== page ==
Group urges state to limit exemptions


Published: Friday, January 31, 2003 at 6:01 a.m.
Last Modified: Friday, January 31, 2003 at 1:28 a.m.
TALLAHASSEE - The campaign that got class-size reduction onto the ballot says the state should close tax exemptions to get the money to build more classrooms and hire more teachers.
Lawmakers don't need to cut other programs and shouldn't consider expanding the state's voucher program, according to a report issued Thursday by the Coalition to Reduce Class Size.
The constitutional provision approved by voters in November imposes caps on the number of students that can be assigned to each teacher.
By 2010, no classroom can have more than 18 students through third grade, 22 students in grades four through eight and 25 students in grades 9 through 12. Implementation must begin next year, with the state required to provide enough money to lower the average class size by two students.
U.S. Rep. Kendrick Meek, the Miami Democrat who led the class-size campaign, repeated his criticism of the budget proposal made by Gov. Jeb Bush, a passionate opponent of the constitutional amendment.
"Governor Bush's budget proposal for class size is the anatomy of a devious plan," Meek said in a statement released by the campaign, referring to a comment Bush made during the campaign that he had a "devious plan" to deal with the provision if it was approved by voters.
Bush said his comment was made in jest. The report recommends reviewing items exempted from the state sales tax and repealing the exemptions for things like adult entertainment, ostrich feed and stadium skyboxes. Last year, then Senate President John McKay, a Bradenton Republican, waged an uphill battle to review all exemptions.
The groups also said some of the corporate tax cuts enacted in the last four years should be erased. Bush, however, argues that Florida's tax collections grew this year because of the economic stimulation of those tax cuts.
While the governor's budget recommendations would increase overall spending, it proposes cuts to programs for troubled teens, health care for people with serious illnesses and transportation.
And Bush blames the cuts on class-size. He includes $628 million to hire teachers to reduce class size and recommends that the state generate $2.4 billion for classroom construction by bonding tax collections on utility bills.
Meek has argued that the estimates of the cost of class-size reduction are inflated.
The class-size group report, written with People for the American Way, said lawmakers must first get accurate data on classroom sizes before making any decisions. Districts should rank schools and spend the money they get on the schools that are the most crowded.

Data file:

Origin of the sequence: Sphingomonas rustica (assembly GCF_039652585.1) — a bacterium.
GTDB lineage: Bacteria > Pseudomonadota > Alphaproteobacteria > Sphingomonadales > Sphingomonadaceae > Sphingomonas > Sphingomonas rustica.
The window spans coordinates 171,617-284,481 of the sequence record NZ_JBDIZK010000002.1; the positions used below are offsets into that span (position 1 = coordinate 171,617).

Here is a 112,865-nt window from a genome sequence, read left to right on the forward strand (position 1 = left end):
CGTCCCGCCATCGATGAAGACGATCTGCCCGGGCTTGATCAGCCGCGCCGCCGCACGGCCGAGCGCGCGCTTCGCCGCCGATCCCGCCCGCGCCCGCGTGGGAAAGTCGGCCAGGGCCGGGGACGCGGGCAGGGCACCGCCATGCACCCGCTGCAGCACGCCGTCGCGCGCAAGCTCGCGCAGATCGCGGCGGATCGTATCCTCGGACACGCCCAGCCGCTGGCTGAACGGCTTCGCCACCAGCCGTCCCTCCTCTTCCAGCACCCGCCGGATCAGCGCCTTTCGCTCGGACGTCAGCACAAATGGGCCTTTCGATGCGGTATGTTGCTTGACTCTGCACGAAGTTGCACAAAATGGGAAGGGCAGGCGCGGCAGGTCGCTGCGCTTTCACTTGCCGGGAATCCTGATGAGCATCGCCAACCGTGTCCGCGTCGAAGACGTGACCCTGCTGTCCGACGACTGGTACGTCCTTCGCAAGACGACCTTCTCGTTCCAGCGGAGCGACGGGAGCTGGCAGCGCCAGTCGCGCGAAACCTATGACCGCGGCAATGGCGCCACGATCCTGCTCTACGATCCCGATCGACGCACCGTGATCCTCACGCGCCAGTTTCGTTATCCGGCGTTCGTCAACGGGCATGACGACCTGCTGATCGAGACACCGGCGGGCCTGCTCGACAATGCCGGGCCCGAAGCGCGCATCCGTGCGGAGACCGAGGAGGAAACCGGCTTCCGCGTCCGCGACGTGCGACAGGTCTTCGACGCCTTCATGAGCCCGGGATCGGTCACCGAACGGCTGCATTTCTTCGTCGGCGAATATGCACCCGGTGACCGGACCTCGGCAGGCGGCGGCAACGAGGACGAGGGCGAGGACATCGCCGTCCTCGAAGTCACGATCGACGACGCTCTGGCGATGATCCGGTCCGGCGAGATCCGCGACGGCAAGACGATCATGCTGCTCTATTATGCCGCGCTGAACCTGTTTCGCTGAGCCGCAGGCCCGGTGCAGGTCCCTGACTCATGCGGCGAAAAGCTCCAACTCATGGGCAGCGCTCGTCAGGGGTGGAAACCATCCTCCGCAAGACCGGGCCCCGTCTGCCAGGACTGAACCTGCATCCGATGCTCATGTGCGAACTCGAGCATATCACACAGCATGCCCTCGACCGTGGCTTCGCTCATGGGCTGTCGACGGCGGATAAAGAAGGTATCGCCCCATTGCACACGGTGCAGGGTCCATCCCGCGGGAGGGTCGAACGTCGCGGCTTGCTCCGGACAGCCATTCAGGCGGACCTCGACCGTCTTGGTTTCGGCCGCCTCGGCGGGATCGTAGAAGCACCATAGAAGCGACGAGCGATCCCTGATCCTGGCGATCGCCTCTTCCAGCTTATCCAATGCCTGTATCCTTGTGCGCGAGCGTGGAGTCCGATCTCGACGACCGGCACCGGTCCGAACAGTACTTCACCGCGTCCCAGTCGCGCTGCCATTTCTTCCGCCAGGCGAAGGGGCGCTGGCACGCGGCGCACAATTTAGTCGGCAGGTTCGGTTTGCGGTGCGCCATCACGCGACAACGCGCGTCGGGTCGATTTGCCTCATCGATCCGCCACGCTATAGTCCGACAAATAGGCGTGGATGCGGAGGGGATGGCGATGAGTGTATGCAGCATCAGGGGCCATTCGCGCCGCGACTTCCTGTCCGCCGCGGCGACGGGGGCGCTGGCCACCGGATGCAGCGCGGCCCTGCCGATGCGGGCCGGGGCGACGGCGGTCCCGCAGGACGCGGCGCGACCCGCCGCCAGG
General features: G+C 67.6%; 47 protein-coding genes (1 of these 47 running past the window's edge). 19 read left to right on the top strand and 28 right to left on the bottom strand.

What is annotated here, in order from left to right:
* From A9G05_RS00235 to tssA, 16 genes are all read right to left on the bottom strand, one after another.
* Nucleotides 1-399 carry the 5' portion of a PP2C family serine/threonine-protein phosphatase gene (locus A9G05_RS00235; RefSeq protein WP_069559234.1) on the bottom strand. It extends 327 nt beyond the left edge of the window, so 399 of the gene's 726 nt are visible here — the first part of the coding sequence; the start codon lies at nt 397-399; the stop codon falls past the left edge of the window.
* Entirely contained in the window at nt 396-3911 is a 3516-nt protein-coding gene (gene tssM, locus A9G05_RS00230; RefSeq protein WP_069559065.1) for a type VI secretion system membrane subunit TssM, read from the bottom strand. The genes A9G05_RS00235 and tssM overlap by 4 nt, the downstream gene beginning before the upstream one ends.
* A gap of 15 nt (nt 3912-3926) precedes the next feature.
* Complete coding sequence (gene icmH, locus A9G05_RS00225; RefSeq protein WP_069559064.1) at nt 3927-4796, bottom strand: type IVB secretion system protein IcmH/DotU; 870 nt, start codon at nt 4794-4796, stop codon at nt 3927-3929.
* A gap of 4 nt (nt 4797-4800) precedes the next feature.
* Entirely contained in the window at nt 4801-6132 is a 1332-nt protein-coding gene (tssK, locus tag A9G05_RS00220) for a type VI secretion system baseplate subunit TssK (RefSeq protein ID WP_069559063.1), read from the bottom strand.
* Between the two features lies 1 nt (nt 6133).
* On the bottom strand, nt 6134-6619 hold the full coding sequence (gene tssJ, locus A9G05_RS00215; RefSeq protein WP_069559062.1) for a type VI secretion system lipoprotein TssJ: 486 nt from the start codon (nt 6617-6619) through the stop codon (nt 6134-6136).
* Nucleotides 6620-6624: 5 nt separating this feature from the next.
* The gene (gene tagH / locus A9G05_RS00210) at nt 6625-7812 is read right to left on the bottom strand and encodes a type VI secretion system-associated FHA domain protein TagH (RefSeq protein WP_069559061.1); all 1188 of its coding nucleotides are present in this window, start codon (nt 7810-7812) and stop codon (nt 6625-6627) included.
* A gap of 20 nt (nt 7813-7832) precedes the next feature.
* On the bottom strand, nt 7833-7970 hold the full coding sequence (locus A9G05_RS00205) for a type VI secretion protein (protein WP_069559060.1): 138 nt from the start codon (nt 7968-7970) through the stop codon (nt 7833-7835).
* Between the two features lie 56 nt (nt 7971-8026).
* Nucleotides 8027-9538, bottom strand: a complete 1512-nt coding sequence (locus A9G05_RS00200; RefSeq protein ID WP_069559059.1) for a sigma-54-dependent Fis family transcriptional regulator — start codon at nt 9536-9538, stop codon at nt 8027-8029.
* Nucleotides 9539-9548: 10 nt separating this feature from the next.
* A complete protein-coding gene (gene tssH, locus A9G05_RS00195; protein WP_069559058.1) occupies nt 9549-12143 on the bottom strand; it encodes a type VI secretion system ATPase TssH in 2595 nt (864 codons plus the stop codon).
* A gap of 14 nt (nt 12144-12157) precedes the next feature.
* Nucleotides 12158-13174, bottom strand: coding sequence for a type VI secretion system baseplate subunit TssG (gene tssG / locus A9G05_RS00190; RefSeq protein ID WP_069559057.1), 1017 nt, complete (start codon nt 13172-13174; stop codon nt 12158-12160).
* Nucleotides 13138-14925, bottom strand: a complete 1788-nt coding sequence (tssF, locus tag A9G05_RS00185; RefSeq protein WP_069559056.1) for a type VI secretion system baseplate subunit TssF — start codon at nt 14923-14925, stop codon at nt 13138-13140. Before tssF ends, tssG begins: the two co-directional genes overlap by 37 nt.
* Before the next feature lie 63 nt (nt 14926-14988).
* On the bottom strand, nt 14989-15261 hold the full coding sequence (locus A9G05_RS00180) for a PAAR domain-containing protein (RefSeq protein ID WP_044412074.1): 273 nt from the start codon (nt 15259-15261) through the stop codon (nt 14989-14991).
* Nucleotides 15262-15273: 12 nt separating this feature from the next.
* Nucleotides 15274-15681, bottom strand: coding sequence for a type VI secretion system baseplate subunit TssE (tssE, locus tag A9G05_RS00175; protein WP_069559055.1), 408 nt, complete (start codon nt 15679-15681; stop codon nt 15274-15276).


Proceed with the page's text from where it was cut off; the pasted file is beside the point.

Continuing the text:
The report also said voters approved the class-size provision after a campaign that focused on public schools, not spending tax dollars on vouchers for private-school tuition.
"Trying to implement the amendment through a voucher program that utilizes private school classrooms would amount to a 'bait and switch' that disrespects the intent of Florida voters," the report reads.
One suggestion made by the report is to use "satellite learning centers" - offices or other buildings near schools - that can be used to provide space for students and teachers.
In his class-size proposal last week, Bush said school districts should be given a "tool box" of options to meet voter's orders to reduce class sizes, including vouchers, and said those tools could be used as hammers against districts that don't act.
But Bush said he didn't expect many of the 67 districts would opt to offer students vouchers to go to private schools, or that the state would have to get tough with any for not lowering class size.
The governor also recommended that charter schools, which are public schools organized and run by private groups, not be included in the class-size requirements.
Thursday, Bush spokeswoman Elizabeth Hirst said the governor had "made a thoughtful proposal on how to move forward with implementation."
His recommendations provide for local flexibility "in a way that doesn't destroy their focus on rising student achievement," she said.
RECOMMENDATIONS
  • The report recommends reviewing items exempted from the state sales tax and repealing the exemptions for things like adult entertainment, ostrich feed and stadium skyboxes.
  • The groups said some of the corporate tax cuts enacted in the last four years should be erased.
    n The report said voters approved the class-size provision to focus on public schools, not spending tax dollars on vouchers for private-school tuition.
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